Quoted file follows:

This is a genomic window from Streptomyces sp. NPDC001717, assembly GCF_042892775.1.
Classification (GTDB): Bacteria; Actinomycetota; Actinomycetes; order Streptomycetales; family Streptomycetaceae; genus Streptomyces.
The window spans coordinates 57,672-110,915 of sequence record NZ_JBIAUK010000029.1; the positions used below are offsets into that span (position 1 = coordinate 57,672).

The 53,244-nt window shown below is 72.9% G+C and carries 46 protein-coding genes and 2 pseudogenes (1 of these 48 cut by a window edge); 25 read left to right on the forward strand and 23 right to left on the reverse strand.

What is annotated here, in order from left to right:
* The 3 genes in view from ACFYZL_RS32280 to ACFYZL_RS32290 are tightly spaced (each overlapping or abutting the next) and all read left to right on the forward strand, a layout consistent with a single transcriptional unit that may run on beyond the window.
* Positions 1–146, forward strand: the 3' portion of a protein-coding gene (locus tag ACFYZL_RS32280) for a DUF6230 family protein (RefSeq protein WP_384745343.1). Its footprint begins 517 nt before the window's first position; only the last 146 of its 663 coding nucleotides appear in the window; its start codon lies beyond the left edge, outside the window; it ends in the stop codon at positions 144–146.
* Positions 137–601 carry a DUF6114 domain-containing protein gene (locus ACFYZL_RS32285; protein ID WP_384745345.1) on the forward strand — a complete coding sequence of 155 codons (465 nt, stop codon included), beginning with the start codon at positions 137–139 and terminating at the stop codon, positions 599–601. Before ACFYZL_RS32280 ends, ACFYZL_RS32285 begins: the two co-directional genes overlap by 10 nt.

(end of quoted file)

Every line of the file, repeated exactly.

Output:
This is a genomic window from Streptomyces sp. NPDC001717, assembly GCF_042892775.1.
Classification (GTDB): Bacteria; Actinomycetota; Actinomycetes; order Streptomycetales; family Streptomycetaceae; genus Streptomyces.
The window spans coordinates 57,672-110,915 of sequence record NZ_JBIAUK010000029.1; the positions used below are offsets into that span (position 1 = coordinate 57,672).

The 53,244-nt window shown below is 72.9% G+C and carries 46 protein-coding genes and 2 pseudogenes (1 of these 48 cut by a window edge); 25 read left to right on the forward strand and 23 right to left on the reverse strand.

What is annotated here, in order from left to right:
* The 3 genes in view from ACFYZL_RS32280 to ACFYZL_RS32290 are tightly spaced (each overlapping or abutting the next) and all read left to right on the forward strand, a layout consistent with a single transcriptional unit that may run on beyond the window.
* Positions 1–146, forward strand: the 3' portion of a protein-coding gene (locus tag ACFYZL_RS32280) for a DUF6230 family protein (RefSeq protein WP_384745343.1). Its footprint begins 517 nt before the window's first position; only the last 146 of its 663 coding nucleotides appear in the window; its start codon lies beyond the left edge, outside the window; it ends in the stop codon at positions 144–146.
* Positions 137–601 carry a DUF6114 domain-containing protein gene (locus ACFYZL_RS32285; protein ID WP_384745345.1) on the forward strand — a complete coding sequence of 155 codons (465 nt, stop codon included), beginning with the start codon at positions 137–139 and terminating at the stop codon, positions 599–601. Before ACFYZL_RS32280 ends, ACFYZL_RS32285 begins: the two co-directional genes overlap by 10 nt.